“Racism in general is not vanishing: just last week someone yelled racist abuse from a car to me (which I reckon is the immature racist equivalent to ringing a doorbell and running away as a prank). The issues above mean that Asian LGBTI people face isolation from their communities.”

Aatir agrees, “We are treated as outsiders just because we look different. I know members of EquAsian who are born and brought up here but they are always assumed to be Chinese, even though they are NOT Chinese.”

Facing discrimination from within the queer and gender diverse communities, Aatir says he doesn’t think our organisations are doing enough to support Asian communities.

“We are always invited when they need some representation,” he says. “We are used as a token Asian community.”

With this in mind, EquAsian plays an important role in the Auckland queer and gender diverse community and provides a safe space for young Asian people to feel supported.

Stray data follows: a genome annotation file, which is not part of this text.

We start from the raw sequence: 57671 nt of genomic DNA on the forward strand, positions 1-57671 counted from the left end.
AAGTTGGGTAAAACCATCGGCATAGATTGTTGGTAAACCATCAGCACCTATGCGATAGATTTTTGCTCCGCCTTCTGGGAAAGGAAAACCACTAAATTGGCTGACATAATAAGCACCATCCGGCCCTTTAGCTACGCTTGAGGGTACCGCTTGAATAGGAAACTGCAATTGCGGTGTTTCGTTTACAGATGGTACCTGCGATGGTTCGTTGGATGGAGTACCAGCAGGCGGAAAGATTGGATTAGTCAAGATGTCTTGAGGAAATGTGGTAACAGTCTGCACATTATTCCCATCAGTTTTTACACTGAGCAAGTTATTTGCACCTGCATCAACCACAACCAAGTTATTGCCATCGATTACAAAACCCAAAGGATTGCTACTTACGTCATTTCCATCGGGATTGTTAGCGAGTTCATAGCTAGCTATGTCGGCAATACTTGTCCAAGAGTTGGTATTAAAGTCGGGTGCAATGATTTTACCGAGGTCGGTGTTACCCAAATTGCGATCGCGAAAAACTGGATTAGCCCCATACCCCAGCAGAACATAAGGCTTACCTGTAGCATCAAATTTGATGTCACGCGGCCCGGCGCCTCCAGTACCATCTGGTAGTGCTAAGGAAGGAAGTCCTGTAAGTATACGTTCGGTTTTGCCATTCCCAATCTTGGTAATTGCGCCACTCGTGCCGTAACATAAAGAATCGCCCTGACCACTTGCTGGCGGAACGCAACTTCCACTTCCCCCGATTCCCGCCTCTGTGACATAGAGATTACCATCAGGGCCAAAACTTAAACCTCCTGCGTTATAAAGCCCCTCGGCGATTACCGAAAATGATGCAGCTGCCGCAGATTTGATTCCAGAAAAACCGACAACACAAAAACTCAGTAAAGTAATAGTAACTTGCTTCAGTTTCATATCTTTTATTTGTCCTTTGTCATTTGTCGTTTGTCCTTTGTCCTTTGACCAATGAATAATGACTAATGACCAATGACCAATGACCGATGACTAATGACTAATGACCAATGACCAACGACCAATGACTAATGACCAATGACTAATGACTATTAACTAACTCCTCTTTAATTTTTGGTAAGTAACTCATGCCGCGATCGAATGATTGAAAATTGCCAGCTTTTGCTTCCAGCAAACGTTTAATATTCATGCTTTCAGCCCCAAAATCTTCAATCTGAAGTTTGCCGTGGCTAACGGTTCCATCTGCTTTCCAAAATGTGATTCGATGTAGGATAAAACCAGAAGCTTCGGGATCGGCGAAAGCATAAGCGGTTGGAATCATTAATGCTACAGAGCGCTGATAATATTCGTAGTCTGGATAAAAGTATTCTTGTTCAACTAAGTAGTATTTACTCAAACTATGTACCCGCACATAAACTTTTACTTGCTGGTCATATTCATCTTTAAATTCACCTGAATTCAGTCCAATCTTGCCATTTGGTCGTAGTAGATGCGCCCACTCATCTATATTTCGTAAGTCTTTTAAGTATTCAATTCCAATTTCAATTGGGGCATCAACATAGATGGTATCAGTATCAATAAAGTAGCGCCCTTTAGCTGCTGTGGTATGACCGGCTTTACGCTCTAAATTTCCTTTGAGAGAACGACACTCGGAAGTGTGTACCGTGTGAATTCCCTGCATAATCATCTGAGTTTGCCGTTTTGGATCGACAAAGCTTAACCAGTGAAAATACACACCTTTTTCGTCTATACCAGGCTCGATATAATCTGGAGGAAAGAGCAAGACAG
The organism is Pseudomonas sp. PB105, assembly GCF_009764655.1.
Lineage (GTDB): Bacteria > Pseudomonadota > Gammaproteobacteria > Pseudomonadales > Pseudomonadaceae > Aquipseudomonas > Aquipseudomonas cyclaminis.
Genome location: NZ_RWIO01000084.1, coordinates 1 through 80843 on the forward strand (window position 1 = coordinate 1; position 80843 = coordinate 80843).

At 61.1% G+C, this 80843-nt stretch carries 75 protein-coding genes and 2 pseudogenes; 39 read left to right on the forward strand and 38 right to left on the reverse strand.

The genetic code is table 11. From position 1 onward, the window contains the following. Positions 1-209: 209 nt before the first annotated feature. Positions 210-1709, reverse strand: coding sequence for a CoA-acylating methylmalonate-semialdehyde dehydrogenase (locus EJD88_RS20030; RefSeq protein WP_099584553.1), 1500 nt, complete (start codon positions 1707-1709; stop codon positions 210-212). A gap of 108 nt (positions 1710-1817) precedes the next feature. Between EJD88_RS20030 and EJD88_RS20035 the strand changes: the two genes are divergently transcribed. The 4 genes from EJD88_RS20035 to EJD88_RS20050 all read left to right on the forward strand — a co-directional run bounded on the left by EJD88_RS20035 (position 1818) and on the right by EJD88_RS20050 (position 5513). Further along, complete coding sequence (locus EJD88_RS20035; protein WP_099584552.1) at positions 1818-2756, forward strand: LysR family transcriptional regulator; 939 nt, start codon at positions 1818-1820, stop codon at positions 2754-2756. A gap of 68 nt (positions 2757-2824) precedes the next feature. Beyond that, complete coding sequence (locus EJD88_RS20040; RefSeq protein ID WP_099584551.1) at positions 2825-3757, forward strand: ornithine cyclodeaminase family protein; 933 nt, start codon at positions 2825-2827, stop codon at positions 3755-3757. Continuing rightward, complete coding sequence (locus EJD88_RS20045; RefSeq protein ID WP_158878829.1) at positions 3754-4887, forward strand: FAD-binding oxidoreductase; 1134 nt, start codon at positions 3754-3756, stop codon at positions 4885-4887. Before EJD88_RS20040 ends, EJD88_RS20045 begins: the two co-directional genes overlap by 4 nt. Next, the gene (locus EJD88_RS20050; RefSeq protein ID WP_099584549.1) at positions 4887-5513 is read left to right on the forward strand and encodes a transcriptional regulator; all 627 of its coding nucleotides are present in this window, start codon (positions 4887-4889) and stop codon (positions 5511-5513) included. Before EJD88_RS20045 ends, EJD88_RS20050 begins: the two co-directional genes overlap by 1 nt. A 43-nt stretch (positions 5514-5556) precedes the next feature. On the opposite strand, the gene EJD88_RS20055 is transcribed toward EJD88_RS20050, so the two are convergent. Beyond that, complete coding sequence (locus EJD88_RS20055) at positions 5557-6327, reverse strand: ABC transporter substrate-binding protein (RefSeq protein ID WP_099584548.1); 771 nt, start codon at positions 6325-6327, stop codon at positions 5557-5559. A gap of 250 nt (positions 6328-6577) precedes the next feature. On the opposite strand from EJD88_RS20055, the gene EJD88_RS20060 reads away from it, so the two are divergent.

“EquAsian is trying to build a community,” says Aatir. “Often people with Asian descent find it hard to explain their family and personal situation. EquAsian is about making them comfortable and helping them with social support, empathy and sympathy.”

Danny says that he would like to see the group not only build their community but also raise awareness of issues that Asian LGBTI people face to everyone in Aotearoa.

“Simultaneously giving some people a voice to show their individuality and the diversity of this huge umbrella category labelled ‘Asian’,” he says.

The group are thankful to Rainbow Auckland, Rainbow Youth and Auckland Pride for helping them this year during Pride however Aatir says as the group runs on donations and grants, it would help if other organisations acknowledged they had work they do.

“I think there is always more that we can all do,” says Danny.

“Representation is the most important: it encourages especially young people when we see representation of someone who simply looks like us, who probably faces the same struggles and shares the same culture and language.

“While one or two people can never fully represent an entire population, because we are all individuals, it definitely increases diversity and cultural awareness.”

Sarah Murphy - 10th February 2017